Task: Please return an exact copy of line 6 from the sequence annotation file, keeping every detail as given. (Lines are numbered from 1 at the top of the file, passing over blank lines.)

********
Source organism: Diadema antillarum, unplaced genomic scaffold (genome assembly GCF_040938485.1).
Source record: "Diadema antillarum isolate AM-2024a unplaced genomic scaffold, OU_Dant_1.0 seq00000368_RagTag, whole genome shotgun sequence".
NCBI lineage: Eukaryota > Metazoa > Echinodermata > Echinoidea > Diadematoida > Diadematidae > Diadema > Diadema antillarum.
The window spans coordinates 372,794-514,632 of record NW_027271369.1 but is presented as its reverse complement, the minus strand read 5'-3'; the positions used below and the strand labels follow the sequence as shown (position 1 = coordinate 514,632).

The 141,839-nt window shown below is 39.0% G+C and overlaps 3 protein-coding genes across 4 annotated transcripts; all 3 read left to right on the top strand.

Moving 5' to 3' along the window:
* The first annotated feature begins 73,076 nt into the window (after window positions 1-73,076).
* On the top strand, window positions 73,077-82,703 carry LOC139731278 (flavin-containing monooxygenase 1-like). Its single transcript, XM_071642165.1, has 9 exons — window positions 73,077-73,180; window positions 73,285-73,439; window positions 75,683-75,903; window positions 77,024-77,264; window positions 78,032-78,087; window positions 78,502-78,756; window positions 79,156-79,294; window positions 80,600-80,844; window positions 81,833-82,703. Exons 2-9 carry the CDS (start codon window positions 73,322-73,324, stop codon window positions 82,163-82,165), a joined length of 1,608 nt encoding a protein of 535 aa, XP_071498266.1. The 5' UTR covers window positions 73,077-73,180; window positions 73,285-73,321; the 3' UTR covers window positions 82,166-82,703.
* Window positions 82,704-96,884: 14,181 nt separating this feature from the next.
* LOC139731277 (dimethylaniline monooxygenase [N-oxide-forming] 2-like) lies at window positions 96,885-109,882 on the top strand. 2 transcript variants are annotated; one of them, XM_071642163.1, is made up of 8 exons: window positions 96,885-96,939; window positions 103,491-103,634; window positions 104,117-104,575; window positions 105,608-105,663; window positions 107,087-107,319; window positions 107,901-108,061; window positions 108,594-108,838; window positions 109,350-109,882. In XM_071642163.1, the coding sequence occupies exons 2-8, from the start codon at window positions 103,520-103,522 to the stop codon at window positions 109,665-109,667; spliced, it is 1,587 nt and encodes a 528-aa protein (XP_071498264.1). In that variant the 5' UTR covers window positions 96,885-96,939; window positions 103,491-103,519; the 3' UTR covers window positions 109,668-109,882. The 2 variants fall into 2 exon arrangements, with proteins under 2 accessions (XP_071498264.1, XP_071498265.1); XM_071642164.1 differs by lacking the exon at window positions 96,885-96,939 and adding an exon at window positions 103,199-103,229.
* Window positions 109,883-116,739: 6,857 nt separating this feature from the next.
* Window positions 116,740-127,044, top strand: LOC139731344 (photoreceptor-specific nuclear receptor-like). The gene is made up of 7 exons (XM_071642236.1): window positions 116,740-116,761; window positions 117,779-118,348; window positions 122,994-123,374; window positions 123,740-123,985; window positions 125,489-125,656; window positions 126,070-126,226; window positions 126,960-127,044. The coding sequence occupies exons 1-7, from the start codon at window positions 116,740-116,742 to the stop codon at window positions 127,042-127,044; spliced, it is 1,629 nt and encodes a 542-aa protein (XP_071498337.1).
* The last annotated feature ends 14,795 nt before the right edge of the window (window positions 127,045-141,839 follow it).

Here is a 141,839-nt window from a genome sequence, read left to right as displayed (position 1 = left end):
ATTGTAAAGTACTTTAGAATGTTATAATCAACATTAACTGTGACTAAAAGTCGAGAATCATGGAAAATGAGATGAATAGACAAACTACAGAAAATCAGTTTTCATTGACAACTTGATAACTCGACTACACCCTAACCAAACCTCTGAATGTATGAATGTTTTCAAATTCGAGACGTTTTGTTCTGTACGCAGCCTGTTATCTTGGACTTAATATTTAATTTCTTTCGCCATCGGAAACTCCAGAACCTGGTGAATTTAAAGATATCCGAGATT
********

Moving 5' to 3' along the window: